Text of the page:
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Tug of War: A Judge’s Verdict on Separation, Custody Battles, and the Bitter Realities of Family Court by Harvey Brownstone

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All cases are decided on the basis of what is best for the child, not what is best for the parents.  Written by US based Justice Brownstone the purpose is to help separated and divorced parents, as well as parents who never lived together, conduct themselves with the maturity their children need and deserve, so they can resolve parenting conflicts in a civilized and proactive way, hopefully without court involvement.  Advises you to get a lawyer to helps you navigate the complicated legal process. If you submit inadmissible findings, don’t complete forms properly or have an unusual argument that is irrelevant you could wind up with a very large fee as potentially having to pay the other parties legal fees as well.  A lawyer can be objective, it can be hard to be objective about your current situation. 

Family courts are not in the business of rewarding or punishing anyone, even though there is often a win-lose mentality among litigants — and, unfortunately, even among some misguided lawyers. Everyone should be mindful that there are no winners in family court when the fighting continues — everyone loses, especially the children.”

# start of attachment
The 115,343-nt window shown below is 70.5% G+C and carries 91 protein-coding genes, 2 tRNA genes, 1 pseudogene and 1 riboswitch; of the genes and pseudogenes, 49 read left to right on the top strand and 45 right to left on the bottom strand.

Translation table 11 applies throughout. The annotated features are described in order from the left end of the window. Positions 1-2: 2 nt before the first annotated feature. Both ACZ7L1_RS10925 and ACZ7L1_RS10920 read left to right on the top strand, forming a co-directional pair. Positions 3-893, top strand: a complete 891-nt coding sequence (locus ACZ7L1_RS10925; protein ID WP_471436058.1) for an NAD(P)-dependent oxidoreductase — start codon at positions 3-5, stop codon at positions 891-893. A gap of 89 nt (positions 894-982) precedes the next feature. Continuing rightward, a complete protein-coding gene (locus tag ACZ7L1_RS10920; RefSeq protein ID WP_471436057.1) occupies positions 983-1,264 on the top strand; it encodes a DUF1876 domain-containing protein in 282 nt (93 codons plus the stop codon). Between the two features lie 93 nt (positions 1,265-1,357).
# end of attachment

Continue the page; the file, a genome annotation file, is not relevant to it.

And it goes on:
Parents who bring their own custody and visitation battles to the family court must realise that it isn’t like going on television to tell their story to the judge, you don’t simply answer a few questions, then it is completed in fifteen minutes.

Pitfalls of self-representation are mentioned, in America you might have to pay the other person’s lawyer fees.  You might wait a long time for a court case for something that is immediately dismissed, so unsurprisingly is suggesting to obtain legal counsel or if you can’t afford that obtain legal advice. 

It is worth pointing out a central message in this book is that for children, the process of litigation can be extremely damaging.  This is primarily due to the unbelievable stress children experience from being at the centre of their parents’ tug of war.  Children wait for months, and sometimes years, to learn which
parent they are going to live with, while their parents prolong this uncertainty through relentless bickering, personal attacks, and obstructionist tactics.

It is worth asking yourself a question can two parents who love their child or children allow a total stranger to make crucial decisions about their child’s living arrangements, health, education, extracurricular activities, vacation time, and degree of contact with each parent? What person in their right mind would advocate for this method of resolving parental conflicts flowing from family breakdown?  This is essentially what you are asking a judge to do.  A central theme in this book is to avoid court and be reasonable so that you and your ex-partner can make adequate childcare arrangements that work for the children.